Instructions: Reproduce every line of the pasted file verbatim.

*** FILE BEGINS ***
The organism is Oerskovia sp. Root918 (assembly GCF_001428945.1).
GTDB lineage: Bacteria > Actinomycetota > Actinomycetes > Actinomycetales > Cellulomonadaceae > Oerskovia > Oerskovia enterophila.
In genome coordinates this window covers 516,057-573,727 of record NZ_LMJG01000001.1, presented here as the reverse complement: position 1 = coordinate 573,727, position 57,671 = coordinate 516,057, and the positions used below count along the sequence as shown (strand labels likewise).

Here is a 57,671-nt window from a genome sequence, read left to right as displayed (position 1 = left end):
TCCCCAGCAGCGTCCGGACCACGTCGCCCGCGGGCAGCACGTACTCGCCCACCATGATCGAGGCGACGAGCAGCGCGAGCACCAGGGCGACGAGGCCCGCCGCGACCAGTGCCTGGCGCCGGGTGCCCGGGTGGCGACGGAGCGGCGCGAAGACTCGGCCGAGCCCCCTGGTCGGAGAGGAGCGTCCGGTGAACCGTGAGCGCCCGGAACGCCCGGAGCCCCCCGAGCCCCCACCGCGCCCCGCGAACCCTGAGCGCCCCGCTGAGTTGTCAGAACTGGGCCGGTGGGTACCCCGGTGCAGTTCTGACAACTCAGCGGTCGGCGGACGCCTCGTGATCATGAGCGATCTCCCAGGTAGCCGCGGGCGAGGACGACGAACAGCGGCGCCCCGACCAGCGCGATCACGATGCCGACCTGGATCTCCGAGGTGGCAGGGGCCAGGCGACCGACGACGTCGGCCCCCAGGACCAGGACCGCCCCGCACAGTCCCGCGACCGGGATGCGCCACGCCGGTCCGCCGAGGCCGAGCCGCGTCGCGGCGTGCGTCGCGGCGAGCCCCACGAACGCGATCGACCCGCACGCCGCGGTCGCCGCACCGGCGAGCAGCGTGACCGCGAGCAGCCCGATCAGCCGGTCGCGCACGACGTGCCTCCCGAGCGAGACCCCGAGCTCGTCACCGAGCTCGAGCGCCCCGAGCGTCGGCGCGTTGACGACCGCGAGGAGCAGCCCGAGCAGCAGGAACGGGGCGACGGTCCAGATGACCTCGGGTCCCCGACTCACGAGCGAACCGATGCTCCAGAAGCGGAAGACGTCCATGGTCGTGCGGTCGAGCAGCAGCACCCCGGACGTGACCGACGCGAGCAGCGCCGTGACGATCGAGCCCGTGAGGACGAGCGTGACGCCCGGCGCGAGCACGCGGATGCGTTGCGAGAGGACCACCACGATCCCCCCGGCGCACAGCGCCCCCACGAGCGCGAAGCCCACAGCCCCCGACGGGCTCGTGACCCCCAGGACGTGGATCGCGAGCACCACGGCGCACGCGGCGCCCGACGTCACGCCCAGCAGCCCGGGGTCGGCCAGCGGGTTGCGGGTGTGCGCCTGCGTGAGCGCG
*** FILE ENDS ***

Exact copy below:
The organism is Oerskovia sp. Root918 (assembly GCF_001428945.1).
GTDB lineage: Bacteria > Actinomycetota > Actinomycetes > Actinomycetales > Cellulomonadaceae > Oerskovia > Oerskovia enterophila.
In genome coordinates this window covers 516,057-573,727 of record NZ_LMJG01000001.1, presented here as the reverse complement: position 1 = coordinate 573,727, position 57,671 = coordinate 516,057, and the positions used below count along the sequence as shown (strand labels likewise).

Here is a 57,671-nt window from a genome sequence, read left to right as displayed (position 1 = left end):
TCCCCAGCAGCGTCCGGACCACGTCGCCCGCGGGCAGCACGTACTCGCCCACCATGATCGAGGCGACGAGCAGCGCGAGCACCAGGGCGACGAGGCCCGCCGCGACCAGTGCCTGGCGCCGGGTGCCCGGGTGGCGACGGAGCGGCGCGAAGACTCGGCCGAGCCCCCTGGTCGGAGAGGAGCGTCCGGTGAACCGTGAGCGCCCGGAACGCCCGGAGCCCCCCGAGCCCCCACCGCGCCCCGCGAACCCTGAGCGCCCCGCTGAGTTGTCAGAACTGGGCCGGTGGGTACCCCGGTGCAGTTCTGACAACTCAGCGGTCGGCGGACGCCTCGTGATCATGAGCGATCTCCCAGGTAGCCGCGGGCGAGGACGACGAACAGCGGCGCCCCGACCAGCGCGATCACGATGCCGACCTGGATCTCCGAGGTGGCAGGGGCCAGGCGACCGACGACGTCGGCCCCCAGGACCAGGACCGCCCCGCACAGTCCCGCGACCGGGATGCGCCACGCCGGTCCGCCGAGGCCGAGCCGCGTCGCGGCGTGCGTCGCGGCGAGCCCCACGAACGCGATCGACCCGCACGCCGCGGTCGCCGCACCGGCGAGCAGCGTGACCGCGAGCAGCCCGATCAGCCGGTCGCGCACGACGTGCCTCCCGAGCGAGACCCCGAGCTCGTCACCGAGCTCGAGCGCCCCGAGCGTCGGCGCGTTGACGACCGCGAGGAGCAGCCCGAGCAGCAGGAACGGGGCGACGGTCCAGATGACCTCGGGTCCCCGACTCACGAGCGAACCGATGCTCCAGAAGCGGAAGACGTCCATGGTCGTGCGGTCGAGCAGCAGCACCCCGGACGTGACCGACGCGAGCAGCGCCGTGACGATCGAGCCCGTGAGGACGAGCGTGACGCCCGGCGCGAGCACGCGGATGCGTTGCGAGAGGACCACCACGATCCCCCCGGCGCACAGCGCCCCCACGAGCGCGAAGCCCACAGCCCCCGACGGGCTCGTGACCCCCAGGACGTGGATCGCGAGCACCACGGCGCACGCGGCGCCCGACGTCACGCCCAGCAGCCCGGGGTCGGCCAGCGGGTTGCGGGTGTGCGCCTGCGTGAGCGCG